Hagenbeck-Wallace Cage # 23
This is one of three wide bodied cage wagons that was built by William “Cap” Curtis for the Corporation shows in Peru, Indiana. This was the only wide bodied three arch cage that used a mesh rather than bars. By wide bodied, we mean the body was wide enough that all four wheels were actually under the body. The first positive proof of this cage’s existence appears in a photo taken by Chalmer Condon on April 25, 1925 in Indianapolis, Indiana on the Sells-Floto Circus. The cage is the first white one from the left.
(1925 – Joseph Bradbury Album # 9, photo # 77A – April 25, 1925 Sells-Floto in Indianapolis, IN.- Chalmer Condon photo via Pfening Archives)
The cage wagon was used by at least the Sells-Floto Circus and then the Hagenbeck-Wallace Circus. Exactly when it left Sells-Floto and joined the Hagenbeck-Wallace Circus is not confirmed at this time. The cage was designed with a chute door at front and back on the left side of the cage which allowed other cages to be butted up against it to form a performing animals chute to the steel arena. It remained white most of it’s life but it was painted red in 1933 and 1934.
(1933 – Joseph Bradbury Album # 9, photo # 70C – Oct. 2, 1933 in Memphis, TN. – Ralph Miller photo)
In 1936, the Hagenbeck-Wallace Circus remained in winter quarters and did not troupe that year. By 1937, it was back to being a white cage again.
(1937 – April 4, 1937 at Peru, IN – Bert Backstein photo)
The cage went out on the 1938 Hagenbeck-Wallace Circus. While operating under a lease agreement to Howard Bary, the show folded out in California. The show was moved to the Al G. Barnes winter quarters which was still touring. It was here that the show was again leased to become the Great American Circus in 1939. That show was very short lived and it all returned to the now vacant Al G. Barnes winter quarters. Louis Goebel made an offer to buy the wagons for his movie prop business. He then leased much of it out in 1945 for the Arthur bros. Circus. This cage became # 85 on the Arthur Bros. Circus.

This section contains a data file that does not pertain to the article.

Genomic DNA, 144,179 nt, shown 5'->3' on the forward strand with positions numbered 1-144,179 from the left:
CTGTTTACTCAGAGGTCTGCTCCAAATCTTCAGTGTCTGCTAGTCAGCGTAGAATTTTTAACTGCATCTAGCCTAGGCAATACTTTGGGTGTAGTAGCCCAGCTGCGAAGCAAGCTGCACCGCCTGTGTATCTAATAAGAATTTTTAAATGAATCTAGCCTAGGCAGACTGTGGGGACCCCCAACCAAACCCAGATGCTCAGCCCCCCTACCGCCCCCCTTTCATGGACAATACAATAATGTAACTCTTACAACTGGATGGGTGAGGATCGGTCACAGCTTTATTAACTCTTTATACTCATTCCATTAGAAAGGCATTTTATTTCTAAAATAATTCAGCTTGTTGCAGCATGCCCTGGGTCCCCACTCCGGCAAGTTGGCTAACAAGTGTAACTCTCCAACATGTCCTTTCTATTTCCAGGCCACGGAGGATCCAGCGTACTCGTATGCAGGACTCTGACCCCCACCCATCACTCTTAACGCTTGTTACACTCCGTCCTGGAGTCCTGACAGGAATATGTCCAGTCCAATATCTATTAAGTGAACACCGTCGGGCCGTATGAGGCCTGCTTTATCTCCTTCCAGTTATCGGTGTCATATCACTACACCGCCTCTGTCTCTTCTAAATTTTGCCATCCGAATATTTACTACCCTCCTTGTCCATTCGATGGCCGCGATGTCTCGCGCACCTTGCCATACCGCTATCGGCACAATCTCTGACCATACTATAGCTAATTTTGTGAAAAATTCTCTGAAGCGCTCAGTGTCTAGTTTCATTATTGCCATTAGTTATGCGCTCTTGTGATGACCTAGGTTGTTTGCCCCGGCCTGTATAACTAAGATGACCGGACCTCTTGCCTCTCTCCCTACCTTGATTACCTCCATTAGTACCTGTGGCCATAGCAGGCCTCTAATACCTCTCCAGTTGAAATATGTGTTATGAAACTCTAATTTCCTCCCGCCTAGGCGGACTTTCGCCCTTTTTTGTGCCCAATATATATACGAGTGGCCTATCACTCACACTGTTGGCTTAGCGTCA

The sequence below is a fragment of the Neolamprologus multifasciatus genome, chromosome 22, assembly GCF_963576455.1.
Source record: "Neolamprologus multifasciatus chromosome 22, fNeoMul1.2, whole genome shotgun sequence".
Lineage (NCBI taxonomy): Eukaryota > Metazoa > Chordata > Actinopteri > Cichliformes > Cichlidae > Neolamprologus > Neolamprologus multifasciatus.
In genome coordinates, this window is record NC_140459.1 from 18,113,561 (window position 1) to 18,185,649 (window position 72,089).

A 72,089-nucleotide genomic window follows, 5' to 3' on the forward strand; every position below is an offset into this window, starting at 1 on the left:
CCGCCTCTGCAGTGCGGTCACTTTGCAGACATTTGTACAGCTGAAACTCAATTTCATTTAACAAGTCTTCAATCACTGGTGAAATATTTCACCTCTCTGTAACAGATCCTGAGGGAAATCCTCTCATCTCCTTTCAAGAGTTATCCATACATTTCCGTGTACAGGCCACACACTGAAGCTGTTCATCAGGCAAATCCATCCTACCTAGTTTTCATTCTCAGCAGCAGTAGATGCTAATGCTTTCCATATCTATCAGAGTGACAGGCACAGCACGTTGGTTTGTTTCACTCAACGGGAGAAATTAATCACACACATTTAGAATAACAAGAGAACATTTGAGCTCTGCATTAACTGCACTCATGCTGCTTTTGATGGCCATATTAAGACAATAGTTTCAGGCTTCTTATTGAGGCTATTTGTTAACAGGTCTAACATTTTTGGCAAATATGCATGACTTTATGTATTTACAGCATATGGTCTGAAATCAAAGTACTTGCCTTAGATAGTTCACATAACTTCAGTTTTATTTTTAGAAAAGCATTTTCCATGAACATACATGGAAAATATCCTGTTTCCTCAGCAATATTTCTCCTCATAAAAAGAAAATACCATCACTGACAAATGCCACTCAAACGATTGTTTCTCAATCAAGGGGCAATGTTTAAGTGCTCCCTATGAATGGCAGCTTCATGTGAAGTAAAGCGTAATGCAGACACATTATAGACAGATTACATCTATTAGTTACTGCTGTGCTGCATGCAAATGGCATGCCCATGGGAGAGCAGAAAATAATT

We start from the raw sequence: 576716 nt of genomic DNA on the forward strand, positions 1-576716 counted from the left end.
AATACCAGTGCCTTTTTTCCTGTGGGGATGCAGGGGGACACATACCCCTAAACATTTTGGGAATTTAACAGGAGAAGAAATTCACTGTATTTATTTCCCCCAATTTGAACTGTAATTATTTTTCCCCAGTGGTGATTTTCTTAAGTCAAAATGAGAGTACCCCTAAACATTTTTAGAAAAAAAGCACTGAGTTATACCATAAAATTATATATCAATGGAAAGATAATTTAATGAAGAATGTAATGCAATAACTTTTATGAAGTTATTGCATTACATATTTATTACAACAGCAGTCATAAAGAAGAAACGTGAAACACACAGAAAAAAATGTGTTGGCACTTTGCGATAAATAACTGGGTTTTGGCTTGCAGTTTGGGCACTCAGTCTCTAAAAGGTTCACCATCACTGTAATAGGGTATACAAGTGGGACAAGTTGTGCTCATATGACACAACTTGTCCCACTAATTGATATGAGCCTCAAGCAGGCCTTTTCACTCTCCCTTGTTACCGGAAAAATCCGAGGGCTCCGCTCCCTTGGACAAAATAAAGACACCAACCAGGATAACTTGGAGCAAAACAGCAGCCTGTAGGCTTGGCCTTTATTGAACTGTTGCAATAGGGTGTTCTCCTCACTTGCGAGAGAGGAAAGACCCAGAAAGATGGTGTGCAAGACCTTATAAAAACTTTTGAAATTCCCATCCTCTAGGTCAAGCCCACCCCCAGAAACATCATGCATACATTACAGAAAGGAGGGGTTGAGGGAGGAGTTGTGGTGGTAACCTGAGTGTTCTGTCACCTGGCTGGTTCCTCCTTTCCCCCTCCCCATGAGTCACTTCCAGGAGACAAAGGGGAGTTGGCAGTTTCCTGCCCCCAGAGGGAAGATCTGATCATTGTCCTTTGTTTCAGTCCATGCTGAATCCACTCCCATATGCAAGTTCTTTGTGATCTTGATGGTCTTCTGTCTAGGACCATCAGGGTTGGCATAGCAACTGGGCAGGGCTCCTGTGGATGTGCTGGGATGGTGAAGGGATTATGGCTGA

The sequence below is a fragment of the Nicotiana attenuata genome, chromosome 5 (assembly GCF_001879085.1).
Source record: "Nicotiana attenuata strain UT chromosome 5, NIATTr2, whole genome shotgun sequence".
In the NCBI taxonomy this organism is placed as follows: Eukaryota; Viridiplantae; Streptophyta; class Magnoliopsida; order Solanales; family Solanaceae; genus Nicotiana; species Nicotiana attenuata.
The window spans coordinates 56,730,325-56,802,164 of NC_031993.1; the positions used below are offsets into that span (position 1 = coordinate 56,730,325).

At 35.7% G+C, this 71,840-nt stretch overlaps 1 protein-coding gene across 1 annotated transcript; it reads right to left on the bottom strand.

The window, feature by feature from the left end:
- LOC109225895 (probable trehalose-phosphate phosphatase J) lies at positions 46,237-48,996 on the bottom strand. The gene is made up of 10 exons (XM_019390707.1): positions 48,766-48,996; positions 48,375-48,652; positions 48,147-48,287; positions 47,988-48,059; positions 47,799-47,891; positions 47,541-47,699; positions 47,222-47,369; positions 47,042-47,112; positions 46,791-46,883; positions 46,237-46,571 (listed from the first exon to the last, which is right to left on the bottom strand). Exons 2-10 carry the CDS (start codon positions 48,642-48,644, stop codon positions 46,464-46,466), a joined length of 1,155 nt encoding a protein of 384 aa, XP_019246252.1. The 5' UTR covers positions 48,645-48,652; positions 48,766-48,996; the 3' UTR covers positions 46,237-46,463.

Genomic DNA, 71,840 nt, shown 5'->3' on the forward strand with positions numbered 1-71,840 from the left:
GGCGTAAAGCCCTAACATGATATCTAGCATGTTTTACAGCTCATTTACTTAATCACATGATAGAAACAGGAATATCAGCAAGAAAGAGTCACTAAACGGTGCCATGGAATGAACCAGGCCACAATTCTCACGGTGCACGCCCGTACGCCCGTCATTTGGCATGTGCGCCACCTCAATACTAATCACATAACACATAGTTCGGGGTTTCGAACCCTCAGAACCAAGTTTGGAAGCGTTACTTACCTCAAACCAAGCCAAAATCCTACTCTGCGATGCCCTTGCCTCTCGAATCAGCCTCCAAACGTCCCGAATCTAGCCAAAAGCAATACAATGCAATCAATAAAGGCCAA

As you can see from the 1945 photo, carvings were coming off and the wagon was deteriorating. Once the Arthur Bros. Circus closed, the cage came back to Thousand Oaks, CA. where it remained at the Louis Goebel property. He sold this cage to Marshall Long of Apache Junction, AZ. in 1946. Mr. Long did some repairs to it and used it in some local parades.
(1954 – Joseph Bradbury Album # 15, photo # 47D – Steel plate on cage says This property is leased of Hagenbeck-Wallace Shows Co. Peru, In. It was sitting at a road house in Apache Junction, Arizona)
In 1956, he sold it to Robert Winne of Buckeye, AZ. Mr. Winne maintained it and held on to it through 1976. In the summer of 1976, he sold the cage to Fred Pfening, Jr. and Paul Ingrassia. They had it brought to Baraboo, Wisconsin where it arrived at the Circus World Museum on October 2, 1976.
1976 at the Circus World Museum – Conover photographic collection
It was placed on indefinite loan to the Museum. In 1980, they donated this cage to the Circus World Museum. Having been used in various circus parades over the years, this cage was one of several wagons that were used in the mover “Water For Elephants.”
(2012 – as painted for the movie “Water for Elephants” – Bob Cline photo)
The wagon can be seen in person at Circus World in Baraboo, Wisconsin.